After paying off debts and loans from friends, Farsoud has $40,000 left which doesn’t disqualify him from support payments. He said he will use it to supplement ODSP by $800 a month. He hopes when it runs out in about four years, he will be in affordable housing by then.

For now, he can stay in his rooming house as it is no longer listed for sale. “It’s like you see in the movies, the death row inmate in the last second gets the reprieve, it kind of feels like that.”

He has since put his application for MAID away, but after seeing his story, many took issue about the ethics of applying for MAID due to poverty.

“The people using it are the people deemed throwaways. If society can’t be bothered to give them the dignity in life, then the least they can do is give them the five minutes of dignity before death,” said Farsoud about whether MAID should be available for those applying due to not being able to afford to live.

He said governments should be focusing on fixing the issues causing poverty, rather than the moral ramifications of those in poverty seeking MAID.

“I think the proper solution is to not have that problem, is to alleviate what’s causing the problem,” explained Farsoud.

“If society is concerned about people like me, and like the half million other people on ODSP in poverty, then bring them out of poverty. That’s the obvious solution. If they were out of poverty and if they had a roof over their head and food in their mouths, I guarantee you MAID wouldn’t be a consideration. The whole debate would become superfluous.”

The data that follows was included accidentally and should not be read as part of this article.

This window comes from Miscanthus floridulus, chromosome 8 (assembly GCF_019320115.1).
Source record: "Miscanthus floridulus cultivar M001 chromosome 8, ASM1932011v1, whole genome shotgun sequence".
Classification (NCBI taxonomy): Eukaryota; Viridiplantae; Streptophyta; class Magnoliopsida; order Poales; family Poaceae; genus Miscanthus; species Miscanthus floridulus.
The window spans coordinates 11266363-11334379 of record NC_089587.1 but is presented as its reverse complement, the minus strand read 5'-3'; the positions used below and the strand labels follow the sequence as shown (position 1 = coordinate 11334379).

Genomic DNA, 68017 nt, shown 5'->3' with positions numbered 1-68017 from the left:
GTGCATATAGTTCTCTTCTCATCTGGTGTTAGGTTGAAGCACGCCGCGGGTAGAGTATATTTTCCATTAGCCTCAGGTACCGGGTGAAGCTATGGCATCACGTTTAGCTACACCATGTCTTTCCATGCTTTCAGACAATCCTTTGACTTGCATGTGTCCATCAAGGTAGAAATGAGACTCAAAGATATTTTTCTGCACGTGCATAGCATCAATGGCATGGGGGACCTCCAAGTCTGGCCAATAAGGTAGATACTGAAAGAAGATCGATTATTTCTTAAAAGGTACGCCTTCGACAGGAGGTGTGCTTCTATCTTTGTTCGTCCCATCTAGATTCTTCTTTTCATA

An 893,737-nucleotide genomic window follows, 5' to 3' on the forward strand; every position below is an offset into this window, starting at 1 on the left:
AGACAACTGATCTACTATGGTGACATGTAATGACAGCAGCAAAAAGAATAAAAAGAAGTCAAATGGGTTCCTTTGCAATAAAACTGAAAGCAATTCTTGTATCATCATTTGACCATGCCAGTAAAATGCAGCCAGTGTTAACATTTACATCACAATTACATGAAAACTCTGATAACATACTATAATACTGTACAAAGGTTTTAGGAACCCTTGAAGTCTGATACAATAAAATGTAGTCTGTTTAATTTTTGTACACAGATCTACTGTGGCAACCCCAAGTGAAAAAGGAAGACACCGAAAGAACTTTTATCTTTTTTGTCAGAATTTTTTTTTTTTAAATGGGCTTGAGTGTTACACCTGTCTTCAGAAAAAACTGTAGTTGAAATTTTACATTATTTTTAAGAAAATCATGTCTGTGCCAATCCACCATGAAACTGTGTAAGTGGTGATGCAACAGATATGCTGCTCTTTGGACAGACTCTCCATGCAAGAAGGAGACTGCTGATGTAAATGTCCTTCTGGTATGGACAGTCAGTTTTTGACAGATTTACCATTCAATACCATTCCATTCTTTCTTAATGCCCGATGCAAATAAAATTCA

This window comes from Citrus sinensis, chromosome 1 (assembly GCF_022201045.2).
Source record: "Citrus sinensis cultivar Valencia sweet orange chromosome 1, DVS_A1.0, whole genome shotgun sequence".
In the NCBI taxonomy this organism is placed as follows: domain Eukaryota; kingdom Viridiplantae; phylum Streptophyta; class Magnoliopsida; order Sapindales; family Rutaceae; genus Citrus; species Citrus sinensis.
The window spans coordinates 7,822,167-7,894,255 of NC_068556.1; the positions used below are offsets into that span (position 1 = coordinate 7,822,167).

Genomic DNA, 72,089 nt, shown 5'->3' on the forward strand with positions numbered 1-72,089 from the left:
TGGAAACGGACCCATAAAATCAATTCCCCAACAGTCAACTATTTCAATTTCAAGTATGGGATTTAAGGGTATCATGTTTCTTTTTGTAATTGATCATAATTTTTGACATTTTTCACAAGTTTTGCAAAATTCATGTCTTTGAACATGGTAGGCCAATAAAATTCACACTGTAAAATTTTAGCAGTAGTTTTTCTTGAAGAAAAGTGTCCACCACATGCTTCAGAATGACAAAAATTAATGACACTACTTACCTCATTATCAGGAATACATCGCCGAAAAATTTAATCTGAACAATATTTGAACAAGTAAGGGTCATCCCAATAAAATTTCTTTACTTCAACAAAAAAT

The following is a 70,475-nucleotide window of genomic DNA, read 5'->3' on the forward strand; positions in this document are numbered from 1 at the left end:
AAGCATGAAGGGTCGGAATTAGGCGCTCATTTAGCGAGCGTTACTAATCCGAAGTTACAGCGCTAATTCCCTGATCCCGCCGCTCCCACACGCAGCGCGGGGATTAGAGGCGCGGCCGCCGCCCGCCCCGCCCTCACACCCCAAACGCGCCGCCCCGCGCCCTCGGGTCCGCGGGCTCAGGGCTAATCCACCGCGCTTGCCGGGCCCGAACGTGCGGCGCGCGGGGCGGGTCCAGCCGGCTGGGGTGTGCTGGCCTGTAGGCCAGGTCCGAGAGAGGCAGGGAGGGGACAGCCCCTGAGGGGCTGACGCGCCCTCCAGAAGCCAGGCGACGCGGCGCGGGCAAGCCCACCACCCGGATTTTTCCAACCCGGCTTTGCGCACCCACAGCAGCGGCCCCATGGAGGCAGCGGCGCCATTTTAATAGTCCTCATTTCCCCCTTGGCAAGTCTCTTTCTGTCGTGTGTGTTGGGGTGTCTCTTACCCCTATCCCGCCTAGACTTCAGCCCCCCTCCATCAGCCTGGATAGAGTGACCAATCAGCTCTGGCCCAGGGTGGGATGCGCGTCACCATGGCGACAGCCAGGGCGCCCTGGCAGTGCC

MAID officially became legal in Canada in 2016 under the requirement that death was reasonably foreseeable. The eligibility to apply expanded in March of 2022 to include people with disabilities or those suffering pain even if they are not close to death.

UN experts released a report in Jan of 2021 that said when “life-ending interventions are normalized for people who are not terminally ill or suffering at the end of their lives, such legislative provisions tend to rest on – or draw strength from – ableist assumptions about the inherent ‘quality of life’ or ‘worth’ of the life of a person with a disability.”

In a letter sent directly to the Government of Canada ahead of the change in MAID legislation, the UN said it was concerned with the expanded access, specifically citing concern with a circumstance like the one Farsoud faces.

“It is not beyond possibility that, if offered an expanded right as per Bill C-7, persons with disabilities may decide to end their lives because of broader social factors such as loneliness, social isolation and lack of access to quality social services,” read the note.

Farsoud expects one day he will use MAID, when his back pain worsens and he can’t bear it anymore. He sees that day as far off though, years, in the distant future.

But now he has hope which makes his back pain a little more bearable.

“It’s amazing what an act of kindness can do,” shared Farsoud. “I wouldn’t have thought it possible the kindness and humanity and compassion I saw, I didn’t think it existed anymore. It does.”


Top Stories

Top Stories

Most Watched Today